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Millions racking up in unpaid Colorado child support

On Behalf of | Jan 4, 2014 | Child Support

A local news station out of Pueblo, Colorado, recently did a two-part series on unpaid child support in El Paso and Pueblo counties. The new station reports that there are millions of dollars in unpaid child support in just these two counties. In the second part of the series, the new channel looked at how the child custody laws in Colorado compare to those across the U.S.

Two ways that counties in Texas have used to try to collect unpaid child support is with billboards on interstates and highways and “warrant round-ups.” In the two Colorado counties mentioned above, neither has been tried. One attorney says that the most effective way for enforcing child support orders is “wage garnishment.” He believes that this is an underused tool and that it could significantly help in preventing non-custodial parents from missing payments.

The child support centers that the news station interviewed said that the current system works just fine and doesn’t need any modifications. That current system of enforcement includes the loss of driving privileges, jail time, wage garnishment and home liens.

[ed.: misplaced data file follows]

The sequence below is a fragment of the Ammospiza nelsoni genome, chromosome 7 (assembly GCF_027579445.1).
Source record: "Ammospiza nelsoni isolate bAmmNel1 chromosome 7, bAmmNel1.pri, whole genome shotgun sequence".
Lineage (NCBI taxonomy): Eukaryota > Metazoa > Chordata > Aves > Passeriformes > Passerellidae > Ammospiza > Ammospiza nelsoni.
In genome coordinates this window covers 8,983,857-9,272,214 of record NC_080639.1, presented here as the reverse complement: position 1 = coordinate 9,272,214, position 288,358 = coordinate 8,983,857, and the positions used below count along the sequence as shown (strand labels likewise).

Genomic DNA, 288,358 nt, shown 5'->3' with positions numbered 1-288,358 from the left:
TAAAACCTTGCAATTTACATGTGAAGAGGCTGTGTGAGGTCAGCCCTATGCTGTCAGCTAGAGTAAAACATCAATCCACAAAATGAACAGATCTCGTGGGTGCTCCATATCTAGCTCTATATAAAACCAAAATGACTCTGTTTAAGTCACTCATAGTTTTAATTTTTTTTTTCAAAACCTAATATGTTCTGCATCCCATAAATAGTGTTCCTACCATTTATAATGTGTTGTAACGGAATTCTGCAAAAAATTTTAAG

Child Support Services in Colorado can, according to state law, place a lien on a variety of property, including motor vehicles, real property and personal property. This means that until the past-due child support is paid, the non-custodial parent can’t sell or trade the property. Judgments can also be issued for any amount of past-due child support.

Up to 65 percent of a “person’s disposable income” can be garnished to pay back child support; however, this law does take into account how long the child support has been behind and the situation of the payee’s family. Bank accounts can be garnished, but CSS must get the one-time order through the court.

Contempt of court charges can be filed against the person who does not pay child support, too. This can result in jail time or fines. The length of incarceration or the amount of the fines is up to the judge.

While there are other ways that a person can be penalized for unpaid child support – including some at the federal level – it usually takes some sort of action on the part of the custodial parent in order to get the ball rolling. An experienced family law attorney can help get the process started.

Source:  koaa.com, “News 5 Guardians Update: Unpaid child support in Colorado” Eric Ross, Dec. 16, 2013